Tart Kumquat Tart

Groan, stupid title, I know. But it had to be done.

This was the tart I made for yesterday's pie party. The tart itself was only okay, but I thought the little kumquats look rather merry.

And for anyone eyeing my crust critically, it's supposed to be rustic.

To be honest, I wasn't crazy about the crust. I used this recipe (it's actually for a chocolate crust but I wanted something pure and simple, not chocolate and raspberries (don't be confused; see explanation below for what happened to the raspberries), so I substituted the cocoa powder for ground almonds--which, by the way, I find to be a very satisfactory substitution, if ever you come across a chocolate recipe that you want to unchocolatize. Wow, I believe I just invented a new word, probably because a normal human being could not conceive, I suppose, of wanting to take the chocolate out of something. I do love chocolate. But sometimes I come across a recipe I am amazed by, and I wonder how I can play with it, change the flavors, and sometimes this requires committing the act of unchocolatizing.). Anyhow, repeat: not crazy about the crust. It was soft. I like my tart crust to be a bit snappier, ever-so-sort-of like shortbread. Perhaps my clever idea of substituting ground almonds for cocoa powder isn't so clever when it comes to tart dough--but it does work beautifully for cakes, rest assured.

So, to be fair to my kumquat tart, perhaps it was simply a case of a pretty picture trapped in an ugly frame. Except that the filling...

For the filling, I used the recipe in Ruth Reichl's book Tender to the Bone, inspired by a luscious picture in the Amateur Gourmet's blog, and conveniently found here, under "Oleron Raspberry Tart (the best raspberry tart in the world)"--the parenthesized part remains to be tasted. Unfortunately, the recipe asks for 3/4 cup of whole almonds, which you are then supposed to grind up in the food processor that I don't possess, and so I bought ground almonds and kind of...guessed at the quantity. Another obstacle I encountered: no raspberries. Raspberries are painfully expensive in Japan and not in great demand; sometimes, in a specialty store, you might find a glass case of four berries nestled in white satin for a hundred dollars. Or something like that. We don't have them kinda stores where we live. But I spotted some kumquats and thought that using seasonal fruit would result in a better tasting tart anyway. Right?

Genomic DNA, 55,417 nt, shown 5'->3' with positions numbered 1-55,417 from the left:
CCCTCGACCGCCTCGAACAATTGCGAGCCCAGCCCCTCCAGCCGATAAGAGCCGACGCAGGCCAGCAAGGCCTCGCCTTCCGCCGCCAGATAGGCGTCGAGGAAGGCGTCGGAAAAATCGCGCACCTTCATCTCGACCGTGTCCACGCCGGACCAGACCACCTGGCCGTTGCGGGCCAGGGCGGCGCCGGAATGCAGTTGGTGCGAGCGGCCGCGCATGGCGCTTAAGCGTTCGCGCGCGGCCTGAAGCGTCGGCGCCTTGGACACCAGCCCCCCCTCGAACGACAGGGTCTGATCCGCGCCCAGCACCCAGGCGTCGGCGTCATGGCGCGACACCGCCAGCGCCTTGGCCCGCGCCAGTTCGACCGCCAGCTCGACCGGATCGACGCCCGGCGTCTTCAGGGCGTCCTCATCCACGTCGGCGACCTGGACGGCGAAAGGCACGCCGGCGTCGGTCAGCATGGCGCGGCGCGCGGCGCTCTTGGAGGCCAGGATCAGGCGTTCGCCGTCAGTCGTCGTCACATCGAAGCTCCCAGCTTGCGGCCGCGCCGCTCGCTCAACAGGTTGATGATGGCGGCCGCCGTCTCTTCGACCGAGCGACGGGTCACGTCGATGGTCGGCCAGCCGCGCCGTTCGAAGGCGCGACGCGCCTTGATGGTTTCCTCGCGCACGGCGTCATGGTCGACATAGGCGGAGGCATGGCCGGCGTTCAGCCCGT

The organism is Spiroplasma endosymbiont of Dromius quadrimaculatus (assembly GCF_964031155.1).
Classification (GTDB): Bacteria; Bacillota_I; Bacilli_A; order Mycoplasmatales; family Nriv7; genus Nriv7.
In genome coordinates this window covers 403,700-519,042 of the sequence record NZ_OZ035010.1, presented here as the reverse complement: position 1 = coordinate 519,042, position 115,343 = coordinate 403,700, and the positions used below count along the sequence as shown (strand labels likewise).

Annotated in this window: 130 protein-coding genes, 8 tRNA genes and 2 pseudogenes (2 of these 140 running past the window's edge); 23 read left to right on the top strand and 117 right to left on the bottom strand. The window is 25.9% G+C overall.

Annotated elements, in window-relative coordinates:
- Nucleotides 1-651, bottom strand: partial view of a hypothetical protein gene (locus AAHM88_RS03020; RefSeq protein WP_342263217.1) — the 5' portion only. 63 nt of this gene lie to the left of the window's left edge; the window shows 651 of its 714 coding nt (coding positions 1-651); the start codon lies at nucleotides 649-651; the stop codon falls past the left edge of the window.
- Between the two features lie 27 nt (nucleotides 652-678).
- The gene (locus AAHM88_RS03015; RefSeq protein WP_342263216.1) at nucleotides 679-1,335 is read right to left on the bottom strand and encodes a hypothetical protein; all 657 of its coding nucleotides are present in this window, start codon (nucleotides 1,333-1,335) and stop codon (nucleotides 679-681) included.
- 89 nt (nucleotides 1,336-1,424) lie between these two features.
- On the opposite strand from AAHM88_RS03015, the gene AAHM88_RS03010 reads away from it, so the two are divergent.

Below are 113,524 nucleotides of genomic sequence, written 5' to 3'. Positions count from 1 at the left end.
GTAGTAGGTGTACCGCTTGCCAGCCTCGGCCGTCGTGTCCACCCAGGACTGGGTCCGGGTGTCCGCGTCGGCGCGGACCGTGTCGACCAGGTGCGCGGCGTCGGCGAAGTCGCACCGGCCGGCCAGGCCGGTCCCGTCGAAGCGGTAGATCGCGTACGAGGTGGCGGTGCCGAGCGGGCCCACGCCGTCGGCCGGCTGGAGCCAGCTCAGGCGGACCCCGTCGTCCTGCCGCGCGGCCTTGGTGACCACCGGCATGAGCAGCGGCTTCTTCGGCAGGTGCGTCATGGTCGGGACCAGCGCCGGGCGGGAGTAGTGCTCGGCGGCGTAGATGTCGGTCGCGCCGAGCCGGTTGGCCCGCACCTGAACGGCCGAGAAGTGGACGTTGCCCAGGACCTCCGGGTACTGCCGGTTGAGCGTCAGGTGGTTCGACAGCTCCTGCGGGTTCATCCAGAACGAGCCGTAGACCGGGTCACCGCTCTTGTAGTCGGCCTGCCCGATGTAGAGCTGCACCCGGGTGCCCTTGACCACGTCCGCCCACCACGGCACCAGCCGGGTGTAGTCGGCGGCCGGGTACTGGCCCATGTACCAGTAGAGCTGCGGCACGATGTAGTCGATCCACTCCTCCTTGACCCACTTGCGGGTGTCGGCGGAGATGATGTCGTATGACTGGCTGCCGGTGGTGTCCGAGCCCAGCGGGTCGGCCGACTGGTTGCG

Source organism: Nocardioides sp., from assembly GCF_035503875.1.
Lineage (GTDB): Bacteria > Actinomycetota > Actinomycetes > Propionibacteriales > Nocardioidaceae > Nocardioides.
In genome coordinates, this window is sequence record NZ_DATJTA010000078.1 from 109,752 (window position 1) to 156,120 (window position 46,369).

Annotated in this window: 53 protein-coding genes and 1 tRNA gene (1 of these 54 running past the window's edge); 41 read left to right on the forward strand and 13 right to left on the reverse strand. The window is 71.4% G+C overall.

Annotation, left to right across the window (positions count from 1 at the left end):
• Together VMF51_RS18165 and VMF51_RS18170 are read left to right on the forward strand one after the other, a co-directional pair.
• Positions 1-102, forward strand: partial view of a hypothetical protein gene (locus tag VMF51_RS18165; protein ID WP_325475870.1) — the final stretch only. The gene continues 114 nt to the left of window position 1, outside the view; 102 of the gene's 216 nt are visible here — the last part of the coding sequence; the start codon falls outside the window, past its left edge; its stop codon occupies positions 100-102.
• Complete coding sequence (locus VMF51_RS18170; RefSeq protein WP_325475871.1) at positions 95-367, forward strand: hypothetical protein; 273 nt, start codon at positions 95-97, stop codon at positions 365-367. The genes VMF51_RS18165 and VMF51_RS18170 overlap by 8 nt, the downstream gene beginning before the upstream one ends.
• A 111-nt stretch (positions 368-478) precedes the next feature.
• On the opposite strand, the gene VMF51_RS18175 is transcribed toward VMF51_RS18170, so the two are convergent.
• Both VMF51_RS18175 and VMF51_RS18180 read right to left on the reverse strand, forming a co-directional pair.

Of course, when I got home, I first sampled a kumquat to reassure myself it would be acceptable in a tart, and then hastily replaced my backup can of peaches was pleased to note the kumquat tasted quite fine. For anyone who's never tried one, a kumquat is about the size of a cherry tomato, and is somewhat like an orange in flavor and scent, except that the peel is sweet (and edible) and what little fruit there is is tart. I think for some people, the idea of eating raw citrus peel can be a bit unsettling, and even I sort of hesitate when I'm about to pop an entire kumquat into my mouth.

Anyhow, I spread the frangipane into the base of the blind-baked tart shell, cut the kumquats in half, deseeded them, and gently pressed them into the tart. Sprinkled a teaspoon of sugar over top and baked.

The frangipane turned out weird. Kind of black in the center, rather than the warm, golden brown I was anticipating. It was also rather dense--the result of too much ground almonds, I believe--kind of marzipanish. Tasty though. Just not what I wanted.

The kumquats were lovely after baking, jewel-toned and glowing. I thought they tasted pretty good in the tart, and I liked their bright, fresh aroma. My husband proclaimed their presence overwhelming. I think if I ever try this again, I'll slice the kumquats into thin disks instead. I just thought the kumquat halves would make for a prettier presentation.

(For anyone wondering why I didn't just use the pastry recipe for the raspberry tart, the Amateur Gourmet wrote that the dough made from Reichl's recipe was rather uncooperative, and so I went in search of an alternative, and found myself enticed by the chocolate crust instructions that claim: "Don't worry if the dough breaks; it can easily be repaired," which was a welcome change from most pie dough recipes that so happily tell you: "If you tear/stretch/so much as breathe on the dough, your pastry is DOOMED to cracker hell.")

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Wow, it doesn't even sound like the same pie I ate. I thought it was very good and no, I didn't notice that the crust wasn't "pretty". Okay, so my taste buds are not refined, and my sensitivity to the pie's aesthetics leave much to be desired, but hey, in my opinion, it was a good and delicious tart. You're too hard on yourself! 

- Hsin

1/07/2005 11:14:00 PM  

What a fab idea. I love Kumquats but would never have thought of baking with them. I'll definitely give it a bash now though. Unchocolateifying (hah top that word) is a very good thing to do also. :) 

- Lesley

1/08/2005 12:58:00 AM  

Thanks for the tart support, Hsin-Li!

Lesley, I'm glad you like my idea. If you get around to experimenting with baking with kumquats, let me know how the results turn out!  

- Rachel

1/09/2005 01:01:00 AM  

Oooh, it looks just like what I imagined it to be! Chouuu kawaiiii! 

- Lynn

1/11/2005 11:25:00 AM  

Domo domo! 

- Rachel

1/12/2005 07:26:00 PM  

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